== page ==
New research has found that frailty in old age may be linked to an increased risk of Alzheimer’s disease.
Carried out by researchers at Nova Scotia Health Authority and Dalhousie University in Canada and Rush University Medical Center in the USA, the new study looked at 456 adults over the age of 59 without dementia or Alzheimer’s disease at the start of the study.
The participants completed cognitive testing and neurological examinations every year over a period of ten years, with 53 percent of the participants given a diagnosis of possible or probable Alzheimer’s dementia at their last clinical assessment.
The researchers also developed a frailty index to be used at each evaluation, which assessed 41 components of health such as fatigue, joint and heart problems, osteoporosis, mobility and meal preparation.
The findings, published in The Lancet Neurology journal, showed that after completing a brain autopsy on participants after their death, those with higher levels of frailty were more likely to have both Alzheimer’s disease-related brain changes and symptoms of dementia, while those who showed substantial brain changes, but who were not frail, showed fewer clinical symptoms of dementia.
The findings also held true even after the researchers had taken into account other risk factors such as stroke, heart failure, high blood pressure and diabetes.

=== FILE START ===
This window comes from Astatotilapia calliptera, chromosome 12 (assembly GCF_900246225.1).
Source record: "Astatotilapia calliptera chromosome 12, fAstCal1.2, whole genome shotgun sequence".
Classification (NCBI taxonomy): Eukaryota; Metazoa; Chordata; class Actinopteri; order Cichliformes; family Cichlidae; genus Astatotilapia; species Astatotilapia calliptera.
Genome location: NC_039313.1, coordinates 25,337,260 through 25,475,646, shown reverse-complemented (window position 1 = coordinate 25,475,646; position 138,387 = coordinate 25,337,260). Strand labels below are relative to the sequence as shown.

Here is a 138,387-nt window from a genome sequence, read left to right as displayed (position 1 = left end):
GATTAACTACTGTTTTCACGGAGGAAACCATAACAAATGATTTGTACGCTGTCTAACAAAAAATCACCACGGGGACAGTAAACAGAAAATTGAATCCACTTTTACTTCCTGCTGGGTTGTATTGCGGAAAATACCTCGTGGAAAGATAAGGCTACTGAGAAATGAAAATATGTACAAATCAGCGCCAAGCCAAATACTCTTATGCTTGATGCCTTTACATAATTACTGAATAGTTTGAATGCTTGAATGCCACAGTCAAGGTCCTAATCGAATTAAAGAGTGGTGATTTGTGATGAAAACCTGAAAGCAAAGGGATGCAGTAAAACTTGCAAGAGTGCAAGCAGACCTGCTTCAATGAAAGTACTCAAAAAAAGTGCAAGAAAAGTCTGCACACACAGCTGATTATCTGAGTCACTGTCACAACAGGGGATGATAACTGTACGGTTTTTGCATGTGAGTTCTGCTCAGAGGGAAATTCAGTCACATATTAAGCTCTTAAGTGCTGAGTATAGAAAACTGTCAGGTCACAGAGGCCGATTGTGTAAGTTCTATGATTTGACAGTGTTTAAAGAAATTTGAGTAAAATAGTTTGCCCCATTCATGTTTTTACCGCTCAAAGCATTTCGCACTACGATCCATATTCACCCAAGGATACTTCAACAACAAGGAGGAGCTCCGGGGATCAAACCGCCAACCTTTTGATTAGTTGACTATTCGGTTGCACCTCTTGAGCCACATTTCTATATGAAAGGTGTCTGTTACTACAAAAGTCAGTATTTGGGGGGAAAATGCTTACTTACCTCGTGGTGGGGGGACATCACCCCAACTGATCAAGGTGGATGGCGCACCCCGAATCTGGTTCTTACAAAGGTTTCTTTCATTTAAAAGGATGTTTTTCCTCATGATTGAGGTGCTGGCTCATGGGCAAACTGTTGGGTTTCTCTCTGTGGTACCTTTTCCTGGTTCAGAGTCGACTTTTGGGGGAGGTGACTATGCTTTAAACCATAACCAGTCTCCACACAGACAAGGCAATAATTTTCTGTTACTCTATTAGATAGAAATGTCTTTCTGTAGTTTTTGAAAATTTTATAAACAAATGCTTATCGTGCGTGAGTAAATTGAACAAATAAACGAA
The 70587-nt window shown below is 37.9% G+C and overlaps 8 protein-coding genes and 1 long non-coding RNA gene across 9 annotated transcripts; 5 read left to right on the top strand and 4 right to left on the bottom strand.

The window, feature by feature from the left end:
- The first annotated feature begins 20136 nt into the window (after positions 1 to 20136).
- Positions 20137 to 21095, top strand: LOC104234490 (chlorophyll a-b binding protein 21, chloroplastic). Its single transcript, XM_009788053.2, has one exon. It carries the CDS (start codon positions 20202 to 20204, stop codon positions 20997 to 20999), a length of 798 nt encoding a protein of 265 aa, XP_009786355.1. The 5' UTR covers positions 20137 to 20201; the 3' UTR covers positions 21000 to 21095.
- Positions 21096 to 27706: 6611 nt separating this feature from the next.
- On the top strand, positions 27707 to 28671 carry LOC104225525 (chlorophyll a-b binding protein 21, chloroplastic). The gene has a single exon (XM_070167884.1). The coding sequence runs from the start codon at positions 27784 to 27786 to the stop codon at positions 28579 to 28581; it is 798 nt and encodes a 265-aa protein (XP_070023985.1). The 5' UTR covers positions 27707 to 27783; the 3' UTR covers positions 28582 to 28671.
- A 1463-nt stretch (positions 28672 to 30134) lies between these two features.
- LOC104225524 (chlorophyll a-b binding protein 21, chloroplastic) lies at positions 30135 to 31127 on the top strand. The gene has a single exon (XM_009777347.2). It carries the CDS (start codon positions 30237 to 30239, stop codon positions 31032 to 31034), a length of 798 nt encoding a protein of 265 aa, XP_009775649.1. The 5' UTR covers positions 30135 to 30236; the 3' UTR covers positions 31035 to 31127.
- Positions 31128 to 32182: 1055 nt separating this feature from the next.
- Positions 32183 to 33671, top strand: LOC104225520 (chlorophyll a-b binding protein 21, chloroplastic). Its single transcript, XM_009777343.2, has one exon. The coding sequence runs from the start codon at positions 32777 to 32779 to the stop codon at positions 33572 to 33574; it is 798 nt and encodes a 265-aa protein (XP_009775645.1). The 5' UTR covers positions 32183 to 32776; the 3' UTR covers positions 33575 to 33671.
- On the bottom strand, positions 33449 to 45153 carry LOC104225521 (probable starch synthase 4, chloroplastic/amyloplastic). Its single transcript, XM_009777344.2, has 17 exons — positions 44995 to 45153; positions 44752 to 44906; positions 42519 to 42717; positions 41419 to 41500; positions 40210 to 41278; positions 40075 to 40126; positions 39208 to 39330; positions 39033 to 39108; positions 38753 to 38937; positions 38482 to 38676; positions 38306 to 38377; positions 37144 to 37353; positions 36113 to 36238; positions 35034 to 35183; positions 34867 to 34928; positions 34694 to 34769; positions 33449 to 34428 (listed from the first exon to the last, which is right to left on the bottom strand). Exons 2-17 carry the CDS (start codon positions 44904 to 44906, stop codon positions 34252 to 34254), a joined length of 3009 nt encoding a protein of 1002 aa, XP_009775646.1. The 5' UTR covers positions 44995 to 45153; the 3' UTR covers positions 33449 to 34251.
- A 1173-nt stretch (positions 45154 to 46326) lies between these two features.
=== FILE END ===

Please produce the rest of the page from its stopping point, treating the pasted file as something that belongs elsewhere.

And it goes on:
The researchers say that the results suggest that frailty may make older adults more susceptible to Alzheimer’s dementia, and could reduce the effects of dementia-related brain changes on dementia symptoms.
“By reducing an individual’s physiological reserve, frailty could trigger the clinical expression of dementia when it might remain asymptomatic in someone who is not frail,” explains lead author Prof. Kenneth Rockwood. “This indicates that a ‘frail brain’ might be more susceptible to neurological problems like dementia as it is less able to cope with the pathological burden.”
“While more research is needed, given that frailty is potentially reversible, it is possible that helping people to maintain function and independence in later life could reduce both dementia risk and the severity of debilitating symptoms common in this disease,” added Rockwood.
Most people who develop Alzheimer’s dementia are older than 65 years and have several other health problems.
Frailty has already been linked with higher rates of cognitive deficit and dementia, but there is little research investigating how the conditions might be related. JB